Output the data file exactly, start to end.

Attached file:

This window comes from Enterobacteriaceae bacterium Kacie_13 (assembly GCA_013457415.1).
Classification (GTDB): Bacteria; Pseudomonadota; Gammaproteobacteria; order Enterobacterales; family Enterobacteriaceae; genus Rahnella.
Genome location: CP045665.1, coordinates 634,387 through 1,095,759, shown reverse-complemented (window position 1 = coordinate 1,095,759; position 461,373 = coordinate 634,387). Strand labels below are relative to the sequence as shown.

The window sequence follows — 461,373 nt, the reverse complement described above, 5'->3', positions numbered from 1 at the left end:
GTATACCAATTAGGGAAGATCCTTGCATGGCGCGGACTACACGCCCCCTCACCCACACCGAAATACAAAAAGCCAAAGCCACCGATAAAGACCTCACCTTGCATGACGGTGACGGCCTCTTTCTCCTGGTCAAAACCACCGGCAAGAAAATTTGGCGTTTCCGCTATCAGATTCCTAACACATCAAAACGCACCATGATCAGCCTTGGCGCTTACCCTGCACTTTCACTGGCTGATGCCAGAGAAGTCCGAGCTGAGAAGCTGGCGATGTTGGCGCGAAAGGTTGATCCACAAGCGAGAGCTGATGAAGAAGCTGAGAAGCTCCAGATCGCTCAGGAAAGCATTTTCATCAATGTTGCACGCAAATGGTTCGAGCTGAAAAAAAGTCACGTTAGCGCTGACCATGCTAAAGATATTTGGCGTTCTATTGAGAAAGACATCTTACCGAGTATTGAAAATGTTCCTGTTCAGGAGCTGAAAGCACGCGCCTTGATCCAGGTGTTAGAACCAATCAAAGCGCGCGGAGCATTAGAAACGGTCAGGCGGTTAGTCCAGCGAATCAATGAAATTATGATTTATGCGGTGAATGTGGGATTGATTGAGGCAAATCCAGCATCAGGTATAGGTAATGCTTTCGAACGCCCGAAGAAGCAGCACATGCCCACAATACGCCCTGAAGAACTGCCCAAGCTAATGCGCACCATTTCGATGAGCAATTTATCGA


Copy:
This window comes from Enterobacteriaceae bacterium Kacie_13 (assembly GCA_013457415.1).
Classification (GTDB): Bacteria; Pseudomonadota; Gammaproteobacteria; order Enterobacterales; family Enterobacteriaceae; genus Rahnella.
Genome location: CP045665.1, coordinates 634,387 through 1,095,759, shown reverse-complemented (window position 1 = coordinate 1,095,759; position 461,373 = coordinate 634,387). Strand labels below are relative to the sequence as shown.

The window sequence follows — 461,373 nt, the reverse complement described above, 5'->3', positions numbered from 1 at the left end:
GTATACCAATTAGGGAAGATCCTTGCATGGCGCGGACTACACGCCCCCTCACCCACACCGAAATACAAAAAGCCAAAGCCACCGATAAAGACCTCACCTTGCATGACGGTGACGGCCTCTTTCTCCTGGTCAAAACCACCGGCAAGAAAATTTGGCGTTTCCGCTATCAGATTCCTAACACATCAAAACGCACCATGATCAGCCTTGGCGCTTACCCTGCACTTTCACTGGCTGATGCCAGAGAAGTCCGAGCTGAGAAGCTGGCGATGTTGGCGCGAAAGGTTGATCCACAAGCGAGAGCTGATGAAGAAGCTGAGAAGCTCCAGATCGCTCAGGAAAGCATTTTCATCAATGTTGCACGCAAATGGTTCGAGCTGAAAAAAAGTCACGTTAGCGCTGACCATGCTAAAGATATTTGGCGTTCTATTGAGAAAGACATCTTACCGAGTATTGAAAATGTTCCTGTTCAGGAGCTGAAAGCACGCGCCTTGATCCAGGTGTTAGAACCAATCAAAGCGCGCGGAGCATTAGAAACGGTCAGGCGGTTAGTCCAGCGAATCAATGAAATTATGATTTATGCGGTGAATGTGGGATTGATTGAGGCAAATCCAGCATCAGGTATAGGTAATGCTTTCGAACGCCCGAAGAAGCAGCACATGCCCACAATACGCCCTGAAGAACTGCCCAAGCTAATGCGCACCATTTCGATGAGCAATTTATCGA